Love Tomorrow – Overview/ Review (with Spoilers)

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Overview

From one scene to the next, this movie about a former dancer glides from beginning to end.

Review (with Spoilers)

This 79-minute film may not have any huge stars in it but, like many indie pictures, it makes up for that by getting your attention in other ways. Be it the music, the story, or the dancing, there are multiple methods Love Tomorrow can get your attention. Though I must admit it may have a problem keeping it.

Characters & Story

Eva (Cindy Jourdain), though known as Maya for most of the story, hasn’t danced for nearly 3 years, but still admires the profession. And perhaps that is the main reason why when a man named Oriel (Arionel Vargas) decides to approach her, she decides to follow him around for a day. You see, through him, she can live vicariously, and remember a life she no longer is capable of doing professionally. One in which she is free to express herself, and can escape many of the problems which live off stage.

Their sudden friendship though seems to only be a distraction for both, however, for Eva and her fiancé Dominic (Max Brown) have a serious issue they need to discuss, and as for Oriel, he needs to find a job soon for his visa is about to end. Together, though, they find time and ways to put their current issues aside and take their love for dancing to remind them why life is worth living.

Praise

If you love classical music or dance, especially ballet, this movie is like a kiss on the nose. The music will entrance you, and the way dance is used to tell the story is quite good. As for the story, while it does have some flaws, the overall story about Eva/ Maya needing to get away, and Oriel needing to find something or someone, to keep his passion alive is quite good. Jourdain, I felt played Eva well, and while she didn’t have much in the way of charm, she gave Eva just enough personality for you to care about her. As for Vargas, while he had his own background, I feel he was best used in opening Eva up to us and getting her to embrace her talent, even if she could never be at her best.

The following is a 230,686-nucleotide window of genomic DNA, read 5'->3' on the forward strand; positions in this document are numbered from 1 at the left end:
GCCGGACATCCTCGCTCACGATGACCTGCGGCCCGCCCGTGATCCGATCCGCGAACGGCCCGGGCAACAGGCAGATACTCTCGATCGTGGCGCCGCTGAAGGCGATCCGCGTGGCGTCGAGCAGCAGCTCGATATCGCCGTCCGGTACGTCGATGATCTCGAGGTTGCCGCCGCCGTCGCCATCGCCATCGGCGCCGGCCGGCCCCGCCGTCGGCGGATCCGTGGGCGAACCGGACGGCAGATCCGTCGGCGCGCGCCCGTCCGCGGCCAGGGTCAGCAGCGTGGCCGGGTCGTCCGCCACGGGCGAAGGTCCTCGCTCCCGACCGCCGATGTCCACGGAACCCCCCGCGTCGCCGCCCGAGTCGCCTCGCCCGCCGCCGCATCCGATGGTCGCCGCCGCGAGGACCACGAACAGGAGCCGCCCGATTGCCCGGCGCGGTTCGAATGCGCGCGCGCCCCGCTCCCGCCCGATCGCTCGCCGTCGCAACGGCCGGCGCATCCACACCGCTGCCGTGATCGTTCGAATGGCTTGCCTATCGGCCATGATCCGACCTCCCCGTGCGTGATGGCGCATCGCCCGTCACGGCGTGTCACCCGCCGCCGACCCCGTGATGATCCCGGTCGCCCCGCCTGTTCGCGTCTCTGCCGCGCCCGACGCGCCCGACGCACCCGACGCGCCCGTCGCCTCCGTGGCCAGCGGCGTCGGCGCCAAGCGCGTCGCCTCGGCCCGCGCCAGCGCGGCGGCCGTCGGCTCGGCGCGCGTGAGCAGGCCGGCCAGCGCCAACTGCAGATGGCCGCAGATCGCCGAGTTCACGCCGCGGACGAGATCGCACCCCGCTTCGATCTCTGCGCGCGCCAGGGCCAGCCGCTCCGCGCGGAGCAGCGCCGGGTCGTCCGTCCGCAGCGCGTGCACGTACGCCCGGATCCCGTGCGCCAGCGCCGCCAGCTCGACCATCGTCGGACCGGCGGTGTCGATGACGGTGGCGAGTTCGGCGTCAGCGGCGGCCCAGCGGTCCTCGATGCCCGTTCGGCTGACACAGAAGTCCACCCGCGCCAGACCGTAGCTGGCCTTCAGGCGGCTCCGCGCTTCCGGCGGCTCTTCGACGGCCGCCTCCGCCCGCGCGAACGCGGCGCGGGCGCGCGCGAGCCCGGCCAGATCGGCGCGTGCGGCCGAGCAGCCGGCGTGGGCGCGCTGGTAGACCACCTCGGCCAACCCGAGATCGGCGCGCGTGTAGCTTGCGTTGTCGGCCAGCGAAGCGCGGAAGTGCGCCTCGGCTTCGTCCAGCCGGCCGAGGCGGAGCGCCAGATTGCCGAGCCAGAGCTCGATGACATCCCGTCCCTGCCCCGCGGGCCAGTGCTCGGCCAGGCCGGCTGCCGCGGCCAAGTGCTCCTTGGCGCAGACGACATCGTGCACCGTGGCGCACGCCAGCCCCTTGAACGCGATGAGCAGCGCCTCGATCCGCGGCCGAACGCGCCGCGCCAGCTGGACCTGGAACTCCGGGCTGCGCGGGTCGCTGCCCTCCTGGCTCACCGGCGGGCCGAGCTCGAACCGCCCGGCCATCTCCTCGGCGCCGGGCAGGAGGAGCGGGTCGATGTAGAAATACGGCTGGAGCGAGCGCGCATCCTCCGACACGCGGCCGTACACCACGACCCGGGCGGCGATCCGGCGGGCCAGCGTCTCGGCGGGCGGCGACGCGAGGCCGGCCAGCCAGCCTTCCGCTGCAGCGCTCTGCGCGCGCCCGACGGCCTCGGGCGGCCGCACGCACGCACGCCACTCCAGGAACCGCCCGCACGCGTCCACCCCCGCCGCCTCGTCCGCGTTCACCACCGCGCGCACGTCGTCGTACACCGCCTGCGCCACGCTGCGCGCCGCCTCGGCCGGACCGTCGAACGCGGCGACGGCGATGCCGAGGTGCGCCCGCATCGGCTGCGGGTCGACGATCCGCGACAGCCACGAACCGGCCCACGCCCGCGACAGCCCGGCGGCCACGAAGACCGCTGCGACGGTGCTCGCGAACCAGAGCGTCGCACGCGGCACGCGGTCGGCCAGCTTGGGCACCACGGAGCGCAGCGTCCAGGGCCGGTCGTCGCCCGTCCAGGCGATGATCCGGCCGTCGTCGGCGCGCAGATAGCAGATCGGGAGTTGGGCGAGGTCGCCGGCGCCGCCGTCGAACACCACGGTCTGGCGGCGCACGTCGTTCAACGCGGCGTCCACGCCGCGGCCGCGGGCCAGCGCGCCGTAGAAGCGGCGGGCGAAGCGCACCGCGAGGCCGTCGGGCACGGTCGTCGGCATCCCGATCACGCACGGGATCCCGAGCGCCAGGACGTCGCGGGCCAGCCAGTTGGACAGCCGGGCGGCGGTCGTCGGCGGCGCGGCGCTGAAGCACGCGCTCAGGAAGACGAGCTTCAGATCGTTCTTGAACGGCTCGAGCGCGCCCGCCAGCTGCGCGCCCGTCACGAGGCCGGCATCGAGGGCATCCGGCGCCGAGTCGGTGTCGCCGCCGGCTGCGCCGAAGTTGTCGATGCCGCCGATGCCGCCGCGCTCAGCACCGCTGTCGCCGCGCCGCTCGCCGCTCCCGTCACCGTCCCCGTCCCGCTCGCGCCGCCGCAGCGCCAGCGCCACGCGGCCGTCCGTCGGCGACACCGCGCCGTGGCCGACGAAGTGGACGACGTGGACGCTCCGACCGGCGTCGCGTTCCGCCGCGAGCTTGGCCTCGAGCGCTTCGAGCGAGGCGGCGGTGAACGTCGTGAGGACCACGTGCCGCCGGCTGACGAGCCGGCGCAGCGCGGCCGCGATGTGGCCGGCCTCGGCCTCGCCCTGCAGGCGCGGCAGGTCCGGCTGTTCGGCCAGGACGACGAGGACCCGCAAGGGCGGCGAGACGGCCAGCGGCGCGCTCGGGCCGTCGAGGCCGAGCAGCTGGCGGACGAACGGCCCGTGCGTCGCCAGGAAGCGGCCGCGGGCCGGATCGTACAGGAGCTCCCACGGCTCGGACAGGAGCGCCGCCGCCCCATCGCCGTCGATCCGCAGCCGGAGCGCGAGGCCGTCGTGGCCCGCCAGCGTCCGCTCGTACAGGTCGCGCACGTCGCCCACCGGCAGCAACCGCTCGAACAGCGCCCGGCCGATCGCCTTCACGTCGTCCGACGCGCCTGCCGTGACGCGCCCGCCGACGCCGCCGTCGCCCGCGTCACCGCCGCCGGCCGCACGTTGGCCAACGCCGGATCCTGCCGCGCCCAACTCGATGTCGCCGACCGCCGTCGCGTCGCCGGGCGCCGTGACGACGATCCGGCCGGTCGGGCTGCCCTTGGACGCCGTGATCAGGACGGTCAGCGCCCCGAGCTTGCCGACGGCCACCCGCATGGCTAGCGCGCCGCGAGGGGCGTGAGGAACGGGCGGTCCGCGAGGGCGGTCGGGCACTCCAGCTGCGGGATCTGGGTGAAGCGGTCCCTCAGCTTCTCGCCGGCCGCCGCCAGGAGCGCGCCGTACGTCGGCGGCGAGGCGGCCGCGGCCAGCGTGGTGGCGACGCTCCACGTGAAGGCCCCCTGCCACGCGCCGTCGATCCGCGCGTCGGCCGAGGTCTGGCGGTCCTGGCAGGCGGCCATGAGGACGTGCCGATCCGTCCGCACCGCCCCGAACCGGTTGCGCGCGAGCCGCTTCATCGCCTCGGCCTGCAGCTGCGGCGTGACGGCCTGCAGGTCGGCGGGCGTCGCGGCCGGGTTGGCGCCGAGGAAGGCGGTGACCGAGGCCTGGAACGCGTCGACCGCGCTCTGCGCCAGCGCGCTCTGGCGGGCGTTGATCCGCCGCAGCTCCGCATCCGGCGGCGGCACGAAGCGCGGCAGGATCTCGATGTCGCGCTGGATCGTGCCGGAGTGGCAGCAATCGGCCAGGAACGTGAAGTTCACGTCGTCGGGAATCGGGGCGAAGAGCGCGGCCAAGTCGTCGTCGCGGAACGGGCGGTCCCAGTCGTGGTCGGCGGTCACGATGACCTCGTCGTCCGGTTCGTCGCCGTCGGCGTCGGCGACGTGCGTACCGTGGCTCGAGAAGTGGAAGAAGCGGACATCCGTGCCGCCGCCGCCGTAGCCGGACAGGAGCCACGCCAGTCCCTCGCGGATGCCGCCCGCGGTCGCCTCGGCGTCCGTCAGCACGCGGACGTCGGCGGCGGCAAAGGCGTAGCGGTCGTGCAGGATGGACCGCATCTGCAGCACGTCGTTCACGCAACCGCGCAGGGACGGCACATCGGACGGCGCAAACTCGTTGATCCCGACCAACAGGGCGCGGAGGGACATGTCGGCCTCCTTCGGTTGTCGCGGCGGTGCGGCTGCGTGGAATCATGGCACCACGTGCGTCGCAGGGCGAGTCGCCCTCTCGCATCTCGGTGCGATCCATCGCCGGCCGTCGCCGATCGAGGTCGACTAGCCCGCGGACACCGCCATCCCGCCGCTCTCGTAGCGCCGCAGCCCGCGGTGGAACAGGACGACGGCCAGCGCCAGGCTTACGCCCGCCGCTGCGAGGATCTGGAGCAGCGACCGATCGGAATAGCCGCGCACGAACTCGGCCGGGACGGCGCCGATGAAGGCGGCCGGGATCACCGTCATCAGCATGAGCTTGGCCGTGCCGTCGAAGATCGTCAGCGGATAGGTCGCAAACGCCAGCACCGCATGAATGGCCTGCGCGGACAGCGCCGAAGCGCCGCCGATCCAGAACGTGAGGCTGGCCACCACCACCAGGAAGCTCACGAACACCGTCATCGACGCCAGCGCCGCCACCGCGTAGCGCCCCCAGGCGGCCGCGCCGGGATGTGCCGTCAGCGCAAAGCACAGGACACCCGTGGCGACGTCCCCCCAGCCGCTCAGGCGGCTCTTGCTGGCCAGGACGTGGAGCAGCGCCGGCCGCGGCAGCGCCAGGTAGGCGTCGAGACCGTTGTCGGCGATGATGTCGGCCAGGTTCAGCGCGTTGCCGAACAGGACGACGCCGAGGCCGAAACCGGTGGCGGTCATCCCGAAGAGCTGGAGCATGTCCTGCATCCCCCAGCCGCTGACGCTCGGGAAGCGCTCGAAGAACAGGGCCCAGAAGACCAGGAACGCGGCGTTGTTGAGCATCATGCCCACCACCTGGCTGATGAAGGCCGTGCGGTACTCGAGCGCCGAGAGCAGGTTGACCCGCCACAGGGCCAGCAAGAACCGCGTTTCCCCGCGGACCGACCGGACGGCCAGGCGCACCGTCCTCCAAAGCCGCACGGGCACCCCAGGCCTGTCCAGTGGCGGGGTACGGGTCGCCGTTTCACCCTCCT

Criticism

When it comes to the film, I felt my focus coming in and out for between every dance scenes was what felt like an intermission in which you were waiting for something interesting to happen or be said. And while both Eva and Oriel are given backstories, this doesn’t come as quickly as perhaps it should, much less neither feel as impactful as they perhaps should. The main reason I think this became an issue is because of the characters themselves, and the story’s pacing.

Eva comes off very aloof and cold, and for good reason, but you don’t understand, even considering her reason, why is she spending a day with this very aggressive stranger (Oriel) who has this almost creepy factor to him? And while Oriel’s character does evolve over the course of the film, as does Eva, it feels very much like those moments are done in sprints. You have periods where the film becomes dull; then the characters begin talking about themselves, which could be considered their warm up; and then they are dancing, vibrant and remind you why you should stick with the movie.

To me, though, while not the most horrible moments, those scenes in which we watch the ever awkward Eva peer into Oriel’s world were just not interesting. Never mind the occasional language barrier, but then there is the issue of just trying to understand how Eva can meet this complete stranger and find herself spending the day, and night, with him. Which perhaps is more so something I may not understand than an actual negative point, but it does make for a slightly forced story in the beginning.

Overall: TV Viewing

Though a nice film, I wouldn’t really say it is worth spending money on. A part of me wants to say that it could definitely make good background noise for a nap, but that would take away from the genuinely good points of the movie which makes it seem like there was actually some effort to tell a story. However, during, perhaps, at least a quarter of the film, you are lost between thinking Oriel is looking to trick Eva into helping him get a green card, or for sex, and Eva seems so out of it that until both of them start presenting their backstories and letting us get to know them, it is easy to start dozing off. Thus leading to the belief this is a TV Viewing type of film. One which may make good background noise, but isn’t as good as it could have been due to not getting to the heart of the story quicker.

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